“ONCE WE BEGIN to look for them, we see sissies everywhere,” writes Marlon B. Ross in Sissy Insurgencies, noting that this controversial label can apply not only to such obviously gender non-conforming men as author James Baldwin and singers Little Richard and Sylvester James, but also to figures like educator Booker T. Washington, historian Henry Louis Gates, and basketball star Wilt Chamberlain. Ross is careful to make it clear that “sissy” does not equal “gay” but rather men who present nontraditional expressions of masculinity. Looking at a range of African-American autobiographies and autobiographical fiction as well as works by out sports figures, Sissy Insurgencies finds the sissy and the fear of being one to be a shadow presence behind much of what passes for “straight-acting” manhood.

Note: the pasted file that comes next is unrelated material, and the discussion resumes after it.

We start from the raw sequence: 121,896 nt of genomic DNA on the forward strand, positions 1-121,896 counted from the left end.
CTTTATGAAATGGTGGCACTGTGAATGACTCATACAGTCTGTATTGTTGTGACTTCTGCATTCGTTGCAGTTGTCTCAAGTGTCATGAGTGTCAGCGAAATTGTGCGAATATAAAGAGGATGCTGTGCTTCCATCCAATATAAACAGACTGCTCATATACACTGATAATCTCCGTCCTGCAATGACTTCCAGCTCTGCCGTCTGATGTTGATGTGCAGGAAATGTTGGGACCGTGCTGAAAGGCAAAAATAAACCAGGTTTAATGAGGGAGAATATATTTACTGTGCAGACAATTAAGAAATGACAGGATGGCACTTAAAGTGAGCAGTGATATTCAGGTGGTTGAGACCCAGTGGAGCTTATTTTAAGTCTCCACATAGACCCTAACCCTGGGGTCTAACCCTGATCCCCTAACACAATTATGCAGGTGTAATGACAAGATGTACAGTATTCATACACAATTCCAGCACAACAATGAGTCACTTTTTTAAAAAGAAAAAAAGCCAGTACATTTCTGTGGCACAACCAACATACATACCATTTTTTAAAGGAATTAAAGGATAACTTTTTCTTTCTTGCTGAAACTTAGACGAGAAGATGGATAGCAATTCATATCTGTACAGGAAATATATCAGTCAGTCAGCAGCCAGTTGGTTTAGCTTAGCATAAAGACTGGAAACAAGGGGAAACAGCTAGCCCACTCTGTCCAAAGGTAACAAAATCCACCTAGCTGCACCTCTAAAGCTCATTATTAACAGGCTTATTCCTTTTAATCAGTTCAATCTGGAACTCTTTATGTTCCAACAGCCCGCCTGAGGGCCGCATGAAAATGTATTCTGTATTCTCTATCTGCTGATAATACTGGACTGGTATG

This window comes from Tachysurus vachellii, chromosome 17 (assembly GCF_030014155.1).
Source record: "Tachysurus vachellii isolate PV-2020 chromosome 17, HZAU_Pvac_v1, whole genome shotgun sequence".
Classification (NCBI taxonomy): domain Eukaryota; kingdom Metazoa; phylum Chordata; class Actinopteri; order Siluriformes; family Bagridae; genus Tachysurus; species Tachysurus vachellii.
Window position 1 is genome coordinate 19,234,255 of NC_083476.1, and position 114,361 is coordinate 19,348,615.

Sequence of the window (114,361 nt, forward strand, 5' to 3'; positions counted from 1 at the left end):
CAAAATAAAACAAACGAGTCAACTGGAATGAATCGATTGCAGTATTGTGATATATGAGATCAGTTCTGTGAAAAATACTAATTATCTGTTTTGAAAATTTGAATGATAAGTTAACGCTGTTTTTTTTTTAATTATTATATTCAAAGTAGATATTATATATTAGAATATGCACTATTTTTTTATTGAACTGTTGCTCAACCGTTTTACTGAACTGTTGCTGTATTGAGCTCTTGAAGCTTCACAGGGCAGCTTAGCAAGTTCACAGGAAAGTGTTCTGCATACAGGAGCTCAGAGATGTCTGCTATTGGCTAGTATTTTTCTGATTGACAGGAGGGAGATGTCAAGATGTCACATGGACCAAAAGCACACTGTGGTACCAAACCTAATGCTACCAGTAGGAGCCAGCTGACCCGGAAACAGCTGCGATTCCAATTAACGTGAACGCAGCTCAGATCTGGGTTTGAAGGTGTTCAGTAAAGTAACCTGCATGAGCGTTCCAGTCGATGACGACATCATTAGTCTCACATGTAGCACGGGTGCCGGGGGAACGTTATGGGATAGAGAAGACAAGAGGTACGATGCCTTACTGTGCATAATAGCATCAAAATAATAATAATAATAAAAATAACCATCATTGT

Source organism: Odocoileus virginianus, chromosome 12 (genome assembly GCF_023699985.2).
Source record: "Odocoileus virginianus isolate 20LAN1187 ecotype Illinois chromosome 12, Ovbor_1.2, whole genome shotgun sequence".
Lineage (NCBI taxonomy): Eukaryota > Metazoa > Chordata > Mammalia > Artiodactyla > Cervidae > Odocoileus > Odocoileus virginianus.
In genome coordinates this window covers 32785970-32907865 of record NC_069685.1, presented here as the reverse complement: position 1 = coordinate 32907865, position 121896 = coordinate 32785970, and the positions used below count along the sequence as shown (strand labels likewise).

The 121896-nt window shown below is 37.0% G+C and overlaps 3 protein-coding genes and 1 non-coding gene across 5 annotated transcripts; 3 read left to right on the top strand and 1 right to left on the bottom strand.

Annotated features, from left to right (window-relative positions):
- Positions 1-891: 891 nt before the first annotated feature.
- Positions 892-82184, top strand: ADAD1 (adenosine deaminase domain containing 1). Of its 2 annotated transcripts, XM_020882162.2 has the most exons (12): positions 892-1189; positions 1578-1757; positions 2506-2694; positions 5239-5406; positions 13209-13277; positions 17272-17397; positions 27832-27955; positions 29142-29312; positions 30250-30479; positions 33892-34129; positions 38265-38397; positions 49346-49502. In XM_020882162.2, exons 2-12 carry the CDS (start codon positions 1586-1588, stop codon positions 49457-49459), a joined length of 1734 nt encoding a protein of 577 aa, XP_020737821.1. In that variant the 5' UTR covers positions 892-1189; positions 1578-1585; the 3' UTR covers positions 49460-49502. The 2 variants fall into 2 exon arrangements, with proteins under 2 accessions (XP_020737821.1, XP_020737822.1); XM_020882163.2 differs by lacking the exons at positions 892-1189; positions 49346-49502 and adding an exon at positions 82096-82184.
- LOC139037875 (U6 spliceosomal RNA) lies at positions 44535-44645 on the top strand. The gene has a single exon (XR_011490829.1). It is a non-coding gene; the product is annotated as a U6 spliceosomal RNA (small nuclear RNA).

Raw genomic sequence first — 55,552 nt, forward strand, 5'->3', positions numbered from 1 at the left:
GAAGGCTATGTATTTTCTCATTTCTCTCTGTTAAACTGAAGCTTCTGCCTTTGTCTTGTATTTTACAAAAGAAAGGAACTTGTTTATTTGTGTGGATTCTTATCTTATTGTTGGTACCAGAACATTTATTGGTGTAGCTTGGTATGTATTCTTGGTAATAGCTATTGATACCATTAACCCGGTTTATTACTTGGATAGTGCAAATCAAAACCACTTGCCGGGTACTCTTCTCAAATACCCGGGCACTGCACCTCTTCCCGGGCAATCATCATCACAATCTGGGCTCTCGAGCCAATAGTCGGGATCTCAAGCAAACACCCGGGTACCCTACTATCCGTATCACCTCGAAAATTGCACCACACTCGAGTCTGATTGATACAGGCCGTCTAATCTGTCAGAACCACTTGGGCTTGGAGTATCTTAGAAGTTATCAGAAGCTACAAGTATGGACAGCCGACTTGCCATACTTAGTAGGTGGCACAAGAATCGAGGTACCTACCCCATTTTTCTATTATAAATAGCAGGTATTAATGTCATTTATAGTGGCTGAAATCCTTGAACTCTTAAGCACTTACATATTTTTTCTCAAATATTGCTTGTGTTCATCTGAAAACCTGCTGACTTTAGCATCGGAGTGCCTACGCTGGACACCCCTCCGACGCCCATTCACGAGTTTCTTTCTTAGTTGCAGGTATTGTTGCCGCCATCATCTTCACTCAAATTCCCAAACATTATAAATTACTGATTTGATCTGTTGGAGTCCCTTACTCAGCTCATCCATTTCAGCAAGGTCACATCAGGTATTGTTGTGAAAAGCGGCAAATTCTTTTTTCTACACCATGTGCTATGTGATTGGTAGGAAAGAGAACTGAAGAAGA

Ross, a professor of English at the University of Virginia, begins this closely reasoned study with Booker T. Washington and his near obsession with cleanliness, developed during his youth as a house slave. Moreover, Washington’s accommodationist political stance—the idea that African Americans should focus more on blue collar trades and self-help rather than agitating for equal rights, as well as what Ross calls his “sycophantic” relationship with powerful white men—was also considered “unmanly” by many of his critics. Sissy Insurgencies contrasts Washington with his Tuskegee Institute colleague, the confirmed bachelor scientist George Washington Carver, whose “physiological” sissiness was signaled by his high-pitched voice, love of painting and crocheting, and “horseplay” with a coterie of male student followers—traits that were all cause for speculation around campus.
Reginald Harris, a writer and poet based in Brooklyn, is the author of Ten Tongues (2003) and Autogeography (2013).